5-Cylinder Radial Engine Model
by MakerBot, published
Use This Project
Give a Shout Out
If you print this Thing and display it in public proudly give attribution by printing and displaying this tag.Print Thing Tag
Since the first Radial Engine was built in 1901, the technology has been synonymous with aviation. The first flight across the English Channel was powered by a 3-cylinder 12 hp radial engine, built by Italian engine designer Alessandro Anzani. The heavy bombers of the Second World War were powered by massive 28-cylinder 4,300 hp radial monsters from Pratt & Whitney. The basic operating principle illustrated by this model is accurate to both. Radial engines have largely been supplanted in aviation by gas turbines, but are still found today on specialized acrobatic aircraft.
This 5-Cylinder Radial Engine Model is based on the Forest Edwards Radial 5, a radial model aircraft engine.
This engine started from excellent paper plans drawn by Robert Sigler. The engine described in RobertsÃÂ¢Ã¢ÂÂ¬Ã¢ÂÂ¢s plans is intended to be machined form metal, and had to be extensively modified to work with desktop 3D printing technology.
Here's a video of the engine being cranked by hand: http://www.flickr.com/photos/bvicarious/8043692271/in/set-72157631666979368
Created By Michael Curry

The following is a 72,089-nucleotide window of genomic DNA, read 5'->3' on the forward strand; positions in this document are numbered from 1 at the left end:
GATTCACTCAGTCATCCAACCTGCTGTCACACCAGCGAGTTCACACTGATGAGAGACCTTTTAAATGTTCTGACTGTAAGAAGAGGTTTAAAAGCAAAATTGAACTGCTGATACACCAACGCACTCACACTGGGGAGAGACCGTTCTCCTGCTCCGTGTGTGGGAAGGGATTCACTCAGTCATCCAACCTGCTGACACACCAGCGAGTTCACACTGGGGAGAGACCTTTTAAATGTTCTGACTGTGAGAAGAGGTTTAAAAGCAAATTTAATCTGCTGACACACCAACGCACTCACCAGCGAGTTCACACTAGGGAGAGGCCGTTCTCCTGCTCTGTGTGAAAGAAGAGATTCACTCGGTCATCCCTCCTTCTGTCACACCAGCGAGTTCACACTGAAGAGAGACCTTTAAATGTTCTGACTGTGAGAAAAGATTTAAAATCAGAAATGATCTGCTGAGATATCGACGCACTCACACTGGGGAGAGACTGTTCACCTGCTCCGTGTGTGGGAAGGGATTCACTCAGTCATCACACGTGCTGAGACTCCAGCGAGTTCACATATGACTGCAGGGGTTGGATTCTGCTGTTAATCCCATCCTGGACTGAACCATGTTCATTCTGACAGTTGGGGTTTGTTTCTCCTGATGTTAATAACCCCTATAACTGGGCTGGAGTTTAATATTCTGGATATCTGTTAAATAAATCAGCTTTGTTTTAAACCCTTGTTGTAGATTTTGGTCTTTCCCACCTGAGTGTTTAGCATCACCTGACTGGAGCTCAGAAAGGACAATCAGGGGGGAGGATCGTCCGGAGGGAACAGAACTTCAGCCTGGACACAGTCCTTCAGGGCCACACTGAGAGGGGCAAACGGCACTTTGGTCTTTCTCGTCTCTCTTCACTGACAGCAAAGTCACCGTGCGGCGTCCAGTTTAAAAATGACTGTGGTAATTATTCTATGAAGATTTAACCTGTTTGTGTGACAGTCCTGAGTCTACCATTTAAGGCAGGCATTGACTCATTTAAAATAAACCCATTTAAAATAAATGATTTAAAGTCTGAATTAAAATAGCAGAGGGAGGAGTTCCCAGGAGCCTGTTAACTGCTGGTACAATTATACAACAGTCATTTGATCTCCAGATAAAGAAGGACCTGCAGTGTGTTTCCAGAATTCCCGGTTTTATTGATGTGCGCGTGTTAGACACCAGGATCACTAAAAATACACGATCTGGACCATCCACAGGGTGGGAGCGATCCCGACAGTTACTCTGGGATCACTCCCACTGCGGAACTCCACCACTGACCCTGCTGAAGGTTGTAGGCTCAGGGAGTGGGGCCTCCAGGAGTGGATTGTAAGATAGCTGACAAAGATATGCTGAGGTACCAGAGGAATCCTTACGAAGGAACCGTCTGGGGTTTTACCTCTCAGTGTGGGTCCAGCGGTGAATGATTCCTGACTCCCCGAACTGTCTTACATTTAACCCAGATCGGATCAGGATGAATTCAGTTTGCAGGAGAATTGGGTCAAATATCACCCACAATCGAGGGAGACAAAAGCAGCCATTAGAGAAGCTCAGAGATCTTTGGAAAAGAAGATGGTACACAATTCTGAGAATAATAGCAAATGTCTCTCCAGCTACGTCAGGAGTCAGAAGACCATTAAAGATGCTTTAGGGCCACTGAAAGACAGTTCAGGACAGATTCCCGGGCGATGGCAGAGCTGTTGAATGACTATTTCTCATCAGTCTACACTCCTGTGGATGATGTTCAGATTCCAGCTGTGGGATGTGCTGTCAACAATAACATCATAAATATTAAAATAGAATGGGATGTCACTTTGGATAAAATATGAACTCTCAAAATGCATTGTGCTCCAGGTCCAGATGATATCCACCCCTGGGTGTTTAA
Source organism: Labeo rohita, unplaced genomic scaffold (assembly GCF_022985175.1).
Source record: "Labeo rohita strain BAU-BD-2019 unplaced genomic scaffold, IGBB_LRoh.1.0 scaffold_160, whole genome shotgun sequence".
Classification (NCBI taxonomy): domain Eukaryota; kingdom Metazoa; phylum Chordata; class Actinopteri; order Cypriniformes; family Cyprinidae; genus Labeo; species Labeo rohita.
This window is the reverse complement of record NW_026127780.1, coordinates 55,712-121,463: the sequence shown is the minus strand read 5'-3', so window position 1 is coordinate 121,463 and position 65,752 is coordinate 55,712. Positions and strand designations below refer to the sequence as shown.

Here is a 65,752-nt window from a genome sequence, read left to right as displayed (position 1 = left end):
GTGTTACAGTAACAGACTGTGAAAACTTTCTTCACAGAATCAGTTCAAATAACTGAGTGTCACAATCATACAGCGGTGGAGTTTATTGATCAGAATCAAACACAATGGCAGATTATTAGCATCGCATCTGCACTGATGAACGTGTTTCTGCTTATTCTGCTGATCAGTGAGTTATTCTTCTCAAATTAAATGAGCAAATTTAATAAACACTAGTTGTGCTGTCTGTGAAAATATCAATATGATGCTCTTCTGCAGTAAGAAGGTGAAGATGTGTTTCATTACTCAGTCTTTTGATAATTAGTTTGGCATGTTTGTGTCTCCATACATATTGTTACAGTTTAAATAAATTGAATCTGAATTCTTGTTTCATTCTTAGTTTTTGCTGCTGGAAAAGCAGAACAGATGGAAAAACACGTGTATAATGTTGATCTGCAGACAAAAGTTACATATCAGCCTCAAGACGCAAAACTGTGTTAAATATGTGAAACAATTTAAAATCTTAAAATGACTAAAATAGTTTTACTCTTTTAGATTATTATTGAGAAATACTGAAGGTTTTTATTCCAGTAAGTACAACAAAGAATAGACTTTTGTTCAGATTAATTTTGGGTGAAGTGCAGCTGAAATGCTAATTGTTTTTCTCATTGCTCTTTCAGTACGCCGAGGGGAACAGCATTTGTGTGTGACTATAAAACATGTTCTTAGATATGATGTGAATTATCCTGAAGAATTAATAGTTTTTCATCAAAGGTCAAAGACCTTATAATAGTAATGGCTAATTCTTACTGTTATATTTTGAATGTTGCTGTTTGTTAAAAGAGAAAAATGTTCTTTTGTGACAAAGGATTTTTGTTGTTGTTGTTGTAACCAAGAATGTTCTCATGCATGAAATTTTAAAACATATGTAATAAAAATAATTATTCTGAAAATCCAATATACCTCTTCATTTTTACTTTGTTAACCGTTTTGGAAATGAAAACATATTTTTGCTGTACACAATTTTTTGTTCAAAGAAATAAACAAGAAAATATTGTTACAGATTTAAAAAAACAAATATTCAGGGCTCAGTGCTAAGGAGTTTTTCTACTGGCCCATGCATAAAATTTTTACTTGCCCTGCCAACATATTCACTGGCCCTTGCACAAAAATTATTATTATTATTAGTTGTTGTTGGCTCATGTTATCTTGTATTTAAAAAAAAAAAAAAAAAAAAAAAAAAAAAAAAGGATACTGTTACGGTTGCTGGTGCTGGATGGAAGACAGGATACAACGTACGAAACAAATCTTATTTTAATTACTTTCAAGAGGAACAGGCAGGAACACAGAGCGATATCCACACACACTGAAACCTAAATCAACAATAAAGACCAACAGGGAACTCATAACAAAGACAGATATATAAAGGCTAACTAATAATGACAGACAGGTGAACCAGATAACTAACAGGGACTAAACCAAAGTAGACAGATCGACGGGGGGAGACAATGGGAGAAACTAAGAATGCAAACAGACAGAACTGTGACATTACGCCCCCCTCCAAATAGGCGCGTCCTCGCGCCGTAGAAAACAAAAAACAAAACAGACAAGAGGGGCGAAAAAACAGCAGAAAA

Welcome to the most ambitious mechanical 3D printing project you have ever attempted.
Full instructions are available in '5 Cylinder Engine Instructions.pdf'
The Big Engine in the photographs was made by scaling all files to 140%
5-Cylinder Radial Engine Model by MakerBot is licensed under the Creative Commons - Attribution - Share Alike license.
What does this mean?
- You must attribute (give credit) to the creator of this Thing.
- You must distribute Remixes under the same license as the original.
- Remixing or Changing this Thing is allowed.
- Commercial use is allowed.
Show Some Love
Say thanks by giving MakerBot a tip and help them continue to share amazing Things with the Thingiverse community.Tip Designer
We're sure MakerBot would love to see what you've printed. Please document your print and share a Make with the community.
To post a Make simply visit this Thing again and click I Made One to start uploading your photo. It’s even easier to post a Make via the Thingiverse Mobile app (available via Google Play and Apple App Store).